News Archive : Japan Real Estate

Thursday, November 24, 2005

Developers wed something old, new

Developers wed something old, new

Central Tokyo is undergoing an office redevelopment boom that in part includes restoring structures from the Meiji to Showa eras and sometimes incorporating them into new high rises, and making replicas of historic buildings, including famous Western-style ones.

Helping the effort is an easing of construction rules by the Tokyo Metropolitan Government that allows developers to increase floor space to enable them to build higher structures if historical buildings are preserved or restored as part of the site.

One example in the Marunouchi district near JR Tokyo Station is the Industry Club of Japan building, located on a corner next to the 30-story head office building of Mitsubishi UFJ Trust and Banking Corp.

The brown building, a representative structure of the Taisho Era (1912-1926), is still used by business leaders.

Mitsubishi Estate Co., in charge of redeveloping the Marunouchi district, said it was able to increase the floor space to build the head office of the financial institution by preserving the Industry Club of Japan building on the site.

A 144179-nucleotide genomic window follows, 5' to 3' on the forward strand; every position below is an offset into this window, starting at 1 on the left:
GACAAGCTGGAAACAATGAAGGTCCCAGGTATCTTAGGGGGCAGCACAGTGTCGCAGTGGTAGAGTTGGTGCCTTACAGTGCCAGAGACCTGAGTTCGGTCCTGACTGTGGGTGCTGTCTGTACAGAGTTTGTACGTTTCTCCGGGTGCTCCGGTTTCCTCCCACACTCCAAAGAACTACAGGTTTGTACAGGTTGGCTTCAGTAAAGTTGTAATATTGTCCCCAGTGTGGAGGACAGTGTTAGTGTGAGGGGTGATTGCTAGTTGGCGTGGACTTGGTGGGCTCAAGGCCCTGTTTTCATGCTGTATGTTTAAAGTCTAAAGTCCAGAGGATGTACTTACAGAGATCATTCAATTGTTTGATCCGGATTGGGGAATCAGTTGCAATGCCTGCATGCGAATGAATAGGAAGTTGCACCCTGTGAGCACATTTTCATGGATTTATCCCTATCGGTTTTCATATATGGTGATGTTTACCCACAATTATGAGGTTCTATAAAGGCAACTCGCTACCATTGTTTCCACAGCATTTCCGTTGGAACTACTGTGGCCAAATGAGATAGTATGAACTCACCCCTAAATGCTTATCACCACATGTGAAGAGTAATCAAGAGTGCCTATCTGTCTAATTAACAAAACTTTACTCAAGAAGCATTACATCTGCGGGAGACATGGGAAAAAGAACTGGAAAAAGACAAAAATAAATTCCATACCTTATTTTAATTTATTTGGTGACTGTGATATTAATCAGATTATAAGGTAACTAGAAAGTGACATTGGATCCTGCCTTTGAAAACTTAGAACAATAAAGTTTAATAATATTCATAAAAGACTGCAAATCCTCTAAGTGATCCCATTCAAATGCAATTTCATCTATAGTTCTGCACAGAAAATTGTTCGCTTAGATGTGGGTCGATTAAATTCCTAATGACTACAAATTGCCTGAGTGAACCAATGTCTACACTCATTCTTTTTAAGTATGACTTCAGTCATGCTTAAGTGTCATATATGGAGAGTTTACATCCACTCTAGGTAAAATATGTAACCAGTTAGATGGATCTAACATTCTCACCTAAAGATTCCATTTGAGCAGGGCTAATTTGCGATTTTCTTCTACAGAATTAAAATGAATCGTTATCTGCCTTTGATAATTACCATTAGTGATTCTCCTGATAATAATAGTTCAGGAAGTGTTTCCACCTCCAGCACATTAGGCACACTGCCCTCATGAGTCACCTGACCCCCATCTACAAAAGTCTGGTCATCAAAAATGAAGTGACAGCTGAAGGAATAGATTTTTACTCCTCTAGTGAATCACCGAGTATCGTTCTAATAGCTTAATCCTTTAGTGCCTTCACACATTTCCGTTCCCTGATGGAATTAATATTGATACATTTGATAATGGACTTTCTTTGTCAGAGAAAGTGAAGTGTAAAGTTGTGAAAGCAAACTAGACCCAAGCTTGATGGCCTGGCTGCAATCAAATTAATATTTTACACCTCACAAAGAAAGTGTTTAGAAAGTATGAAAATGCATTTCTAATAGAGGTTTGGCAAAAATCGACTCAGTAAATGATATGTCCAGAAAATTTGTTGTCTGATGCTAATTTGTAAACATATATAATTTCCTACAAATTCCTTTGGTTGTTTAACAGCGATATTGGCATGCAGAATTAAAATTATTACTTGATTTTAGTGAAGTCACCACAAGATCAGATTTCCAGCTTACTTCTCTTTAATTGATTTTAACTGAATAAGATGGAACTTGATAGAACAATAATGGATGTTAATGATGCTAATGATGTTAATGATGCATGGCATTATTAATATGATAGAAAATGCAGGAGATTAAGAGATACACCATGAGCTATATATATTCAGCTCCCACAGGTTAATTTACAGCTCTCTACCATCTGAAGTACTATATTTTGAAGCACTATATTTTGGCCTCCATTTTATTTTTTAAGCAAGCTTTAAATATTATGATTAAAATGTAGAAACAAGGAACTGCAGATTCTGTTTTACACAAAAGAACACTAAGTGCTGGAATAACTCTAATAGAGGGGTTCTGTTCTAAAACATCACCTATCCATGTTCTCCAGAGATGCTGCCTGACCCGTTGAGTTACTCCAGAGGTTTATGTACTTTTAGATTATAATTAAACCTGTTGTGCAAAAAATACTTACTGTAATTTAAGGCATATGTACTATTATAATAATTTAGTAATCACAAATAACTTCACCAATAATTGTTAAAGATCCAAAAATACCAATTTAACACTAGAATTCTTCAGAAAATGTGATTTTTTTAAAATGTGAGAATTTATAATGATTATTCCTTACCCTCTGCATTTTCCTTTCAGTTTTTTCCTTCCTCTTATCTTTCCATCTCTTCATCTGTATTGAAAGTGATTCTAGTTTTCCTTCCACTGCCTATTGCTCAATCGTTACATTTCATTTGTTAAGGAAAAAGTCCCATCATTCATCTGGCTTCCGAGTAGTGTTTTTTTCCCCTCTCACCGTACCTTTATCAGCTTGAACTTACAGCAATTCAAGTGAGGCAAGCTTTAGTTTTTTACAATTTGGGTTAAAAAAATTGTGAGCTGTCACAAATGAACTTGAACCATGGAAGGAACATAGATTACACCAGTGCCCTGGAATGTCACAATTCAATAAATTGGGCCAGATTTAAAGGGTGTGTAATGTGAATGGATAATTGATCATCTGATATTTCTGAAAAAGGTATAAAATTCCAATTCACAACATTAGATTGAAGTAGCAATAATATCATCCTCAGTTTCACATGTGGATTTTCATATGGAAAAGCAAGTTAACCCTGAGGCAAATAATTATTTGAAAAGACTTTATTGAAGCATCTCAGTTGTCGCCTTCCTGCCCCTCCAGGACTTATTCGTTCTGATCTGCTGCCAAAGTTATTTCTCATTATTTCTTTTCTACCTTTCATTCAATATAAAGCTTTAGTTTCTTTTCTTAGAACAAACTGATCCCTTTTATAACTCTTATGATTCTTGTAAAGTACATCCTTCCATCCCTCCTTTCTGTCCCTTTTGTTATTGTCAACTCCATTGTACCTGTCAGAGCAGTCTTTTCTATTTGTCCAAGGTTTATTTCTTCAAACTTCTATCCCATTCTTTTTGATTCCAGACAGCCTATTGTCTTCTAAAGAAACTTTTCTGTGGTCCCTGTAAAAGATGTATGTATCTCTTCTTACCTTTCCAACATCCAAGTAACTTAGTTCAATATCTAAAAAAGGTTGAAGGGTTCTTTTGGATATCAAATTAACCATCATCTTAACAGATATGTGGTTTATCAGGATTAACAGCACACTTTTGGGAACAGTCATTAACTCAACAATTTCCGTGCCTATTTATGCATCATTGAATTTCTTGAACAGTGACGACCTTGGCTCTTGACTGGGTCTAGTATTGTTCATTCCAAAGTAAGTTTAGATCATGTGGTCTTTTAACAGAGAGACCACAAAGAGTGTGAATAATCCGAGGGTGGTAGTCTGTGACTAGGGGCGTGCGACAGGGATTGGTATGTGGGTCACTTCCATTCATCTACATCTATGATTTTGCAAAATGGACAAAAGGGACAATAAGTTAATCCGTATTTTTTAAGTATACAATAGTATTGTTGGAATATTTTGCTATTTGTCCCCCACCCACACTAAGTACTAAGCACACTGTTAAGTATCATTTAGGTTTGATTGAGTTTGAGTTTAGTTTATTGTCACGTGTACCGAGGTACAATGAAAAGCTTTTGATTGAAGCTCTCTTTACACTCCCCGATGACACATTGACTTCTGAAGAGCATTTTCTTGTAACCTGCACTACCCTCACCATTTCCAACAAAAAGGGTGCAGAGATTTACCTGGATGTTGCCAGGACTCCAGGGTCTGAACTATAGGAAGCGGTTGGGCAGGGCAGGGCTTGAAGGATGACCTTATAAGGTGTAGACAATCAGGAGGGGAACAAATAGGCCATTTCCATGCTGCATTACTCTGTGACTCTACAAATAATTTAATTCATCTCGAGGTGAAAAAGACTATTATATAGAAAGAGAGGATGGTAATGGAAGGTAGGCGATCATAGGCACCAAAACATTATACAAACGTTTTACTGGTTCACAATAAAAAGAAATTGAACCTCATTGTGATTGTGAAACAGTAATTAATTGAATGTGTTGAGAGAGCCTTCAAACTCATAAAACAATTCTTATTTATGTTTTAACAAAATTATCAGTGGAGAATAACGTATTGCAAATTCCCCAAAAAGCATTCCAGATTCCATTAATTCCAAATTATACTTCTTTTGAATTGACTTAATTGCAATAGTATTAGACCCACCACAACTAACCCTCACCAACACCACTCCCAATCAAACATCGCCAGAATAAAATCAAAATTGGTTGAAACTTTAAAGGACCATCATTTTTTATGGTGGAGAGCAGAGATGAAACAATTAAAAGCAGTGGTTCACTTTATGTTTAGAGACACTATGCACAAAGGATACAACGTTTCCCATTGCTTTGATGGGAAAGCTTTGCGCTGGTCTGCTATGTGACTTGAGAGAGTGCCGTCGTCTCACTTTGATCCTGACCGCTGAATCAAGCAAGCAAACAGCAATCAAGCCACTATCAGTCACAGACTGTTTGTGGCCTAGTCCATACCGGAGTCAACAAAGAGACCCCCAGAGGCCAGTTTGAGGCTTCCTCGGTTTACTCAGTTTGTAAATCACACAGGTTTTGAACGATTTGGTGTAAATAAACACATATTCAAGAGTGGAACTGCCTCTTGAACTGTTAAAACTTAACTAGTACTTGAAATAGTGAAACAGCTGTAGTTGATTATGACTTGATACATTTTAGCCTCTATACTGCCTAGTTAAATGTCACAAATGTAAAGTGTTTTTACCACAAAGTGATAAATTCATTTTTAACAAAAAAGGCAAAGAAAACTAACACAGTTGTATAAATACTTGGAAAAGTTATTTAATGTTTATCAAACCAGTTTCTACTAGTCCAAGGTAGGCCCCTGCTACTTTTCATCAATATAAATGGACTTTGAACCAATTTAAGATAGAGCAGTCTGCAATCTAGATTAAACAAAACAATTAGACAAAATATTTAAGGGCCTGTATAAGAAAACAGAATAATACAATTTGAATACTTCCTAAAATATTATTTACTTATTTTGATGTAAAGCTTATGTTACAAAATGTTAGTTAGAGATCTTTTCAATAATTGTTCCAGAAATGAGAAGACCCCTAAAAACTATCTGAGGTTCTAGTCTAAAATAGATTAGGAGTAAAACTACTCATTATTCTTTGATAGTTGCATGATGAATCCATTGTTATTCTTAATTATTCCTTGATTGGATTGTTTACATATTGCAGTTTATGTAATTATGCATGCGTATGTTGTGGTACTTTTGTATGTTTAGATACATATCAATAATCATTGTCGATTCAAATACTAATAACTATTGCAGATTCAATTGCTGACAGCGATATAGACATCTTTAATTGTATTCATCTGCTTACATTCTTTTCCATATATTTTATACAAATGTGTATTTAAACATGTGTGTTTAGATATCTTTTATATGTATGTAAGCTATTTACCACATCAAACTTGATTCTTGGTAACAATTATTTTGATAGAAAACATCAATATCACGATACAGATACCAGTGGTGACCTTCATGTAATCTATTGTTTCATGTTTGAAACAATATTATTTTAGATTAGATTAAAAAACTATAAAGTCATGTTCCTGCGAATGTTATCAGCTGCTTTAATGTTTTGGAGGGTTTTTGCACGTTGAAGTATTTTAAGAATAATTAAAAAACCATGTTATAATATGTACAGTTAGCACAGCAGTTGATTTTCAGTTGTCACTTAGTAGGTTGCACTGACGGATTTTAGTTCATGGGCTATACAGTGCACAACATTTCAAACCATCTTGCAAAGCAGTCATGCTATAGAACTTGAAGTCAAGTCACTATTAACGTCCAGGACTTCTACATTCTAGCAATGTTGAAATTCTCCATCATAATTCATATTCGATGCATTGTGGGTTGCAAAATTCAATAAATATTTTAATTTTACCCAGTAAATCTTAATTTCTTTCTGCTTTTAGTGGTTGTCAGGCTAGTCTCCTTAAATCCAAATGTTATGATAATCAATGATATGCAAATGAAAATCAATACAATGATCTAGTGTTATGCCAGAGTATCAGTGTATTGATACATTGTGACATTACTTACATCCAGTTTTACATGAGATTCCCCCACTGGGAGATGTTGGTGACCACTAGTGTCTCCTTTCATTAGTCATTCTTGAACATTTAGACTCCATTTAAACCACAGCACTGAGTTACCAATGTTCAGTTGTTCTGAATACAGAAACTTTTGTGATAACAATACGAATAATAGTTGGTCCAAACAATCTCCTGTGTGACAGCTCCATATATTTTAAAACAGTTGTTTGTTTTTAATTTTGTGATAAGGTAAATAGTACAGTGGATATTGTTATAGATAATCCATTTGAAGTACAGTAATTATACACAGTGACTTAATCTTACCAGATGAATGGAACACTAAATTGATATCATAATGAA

"I enjoy seeing the old building when I go out for lunch," a 30-year-old woman who works in the head office said.

In the Nihombashi district in Chuo Ward, where a number of financial institutions are located, a 39-story structure has opened next to the Mitsui Honkan (main building), which is a designated important cultural asset.

It was built by Mitsui Fudosan Co. and houses a foreign-affiliated luxury hotel and offices of major businesses. By preserving the Mitsui building, the developer was also able to increase floor space.

To promote redevelopment in central Tokyo, the metropolitan government allows such increases for buildings near structures designated as important cultural assets or regarded as historically important if they are to be preserved.

In addition to preserving old structures, replicas of razed buildings of historical significance are being constructed.

Mitsubishi Estate will raze three buildings near the Imperial Palace, including a Mitsubishi Corp. structure, and rebuild the Mitsubishi No. 1 Building.

Construction will run from fiscal 2006 to 2009.

The Mitsubishi No. 1 building, designed by British architect Josiah Conder, was built in 1894 and demolished in 1968.

The large-scale redevelopment taking place across central Tokyo, including in the Roppongi and Shiodome districts in Minato Ward, is fueling rivalries and concerns of an office glut.

Developers in Marunouchi and Nihombashi are apparently trying to give these areas a competitive edge to attract more people through the preservation and restoration of historical structures.

"If increases in floor space are permitted, real estate companies will also be positive toward redevelopment," said Shigeru Ito, a professor of city planning at Waseda University, adding that other local governments should ease construction regulations to redevelop their areas.

The Japan Times: Nov. 23, 2005